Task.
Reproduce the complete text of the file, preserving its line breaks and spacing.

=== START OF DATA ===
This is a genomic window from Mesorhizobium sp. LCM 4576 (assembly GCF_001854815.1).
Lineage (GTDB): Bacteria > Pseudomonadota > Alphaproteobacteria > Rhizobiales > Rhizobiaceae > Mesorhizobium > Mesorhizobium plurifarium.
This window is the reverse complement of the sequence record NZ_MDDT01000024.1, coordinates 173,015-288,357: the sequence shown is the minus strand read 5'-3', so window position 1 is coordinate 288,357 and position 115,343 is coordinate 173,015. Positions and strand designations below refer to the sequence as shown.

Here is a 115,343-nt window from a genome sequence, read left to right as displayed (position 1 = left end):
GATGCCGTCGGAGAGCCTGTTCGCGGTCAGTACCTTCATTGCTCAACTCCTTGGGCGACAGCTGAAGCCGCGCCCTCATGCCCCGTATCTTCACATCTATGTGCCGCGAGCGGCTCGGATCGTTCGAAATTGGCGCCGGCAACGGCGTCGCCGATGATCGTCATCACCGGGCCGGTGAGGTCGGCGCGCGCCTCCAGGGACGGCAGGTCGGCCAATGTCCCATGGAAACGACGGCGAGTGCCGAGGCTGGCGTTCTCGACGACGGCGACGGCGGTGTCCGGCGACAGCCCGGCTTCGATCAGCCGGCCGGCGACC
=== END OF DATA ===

This is a genomic window from Mesorhizobium sp. LCM 4576 (assembly GCF_001854815.1).
Lineage (GTDB): Bacteria > Pseudomonadota > Alphaproteobacteria > Rhizobiales > Rhizobiaceae > Mesorhizobium > Mesorhizobium plurifarium.
This window is the reverse complement of the sequence record NZ_MDDT01000024.1, coordinates 173,015-288,357: the sequence shown is the minus strand read 5'-3', so window position 1 is coordinate 288,357 and position 115,343 is coordinate 173,015. Positions and strand designations below refer to the sequence as shown.

Here is a 115,343-nt window from a genome sequence, read left to right as displayed (position 1 = left end):
GATGCCGTCGGAGAGCCTGTTCGCGGTCAGTACCTTCATTGCTCAACTCCTTGGGCGACAGCTGAAGCCGCGCCCTCATGCCCCGTATCTTCACATCTATGTGCCGCGAGCGGCTCGGATCGTTCGAAATTGGCGCCGGCAACGGCGTCGCCGATGATCGTCATCACCGGGCCGGTGAGGTCGGCGCGCGCCTCCAGGGACGGCAGGTCGGCCAATGTCCCATGGAAACGACGGCGAGTGCCGAGGCTGGCGTTCTCGACGACGGCGACGGCGGTGTCCGGCGACAGCCCGGCTTCGATCAGCCGGCCGGCGACC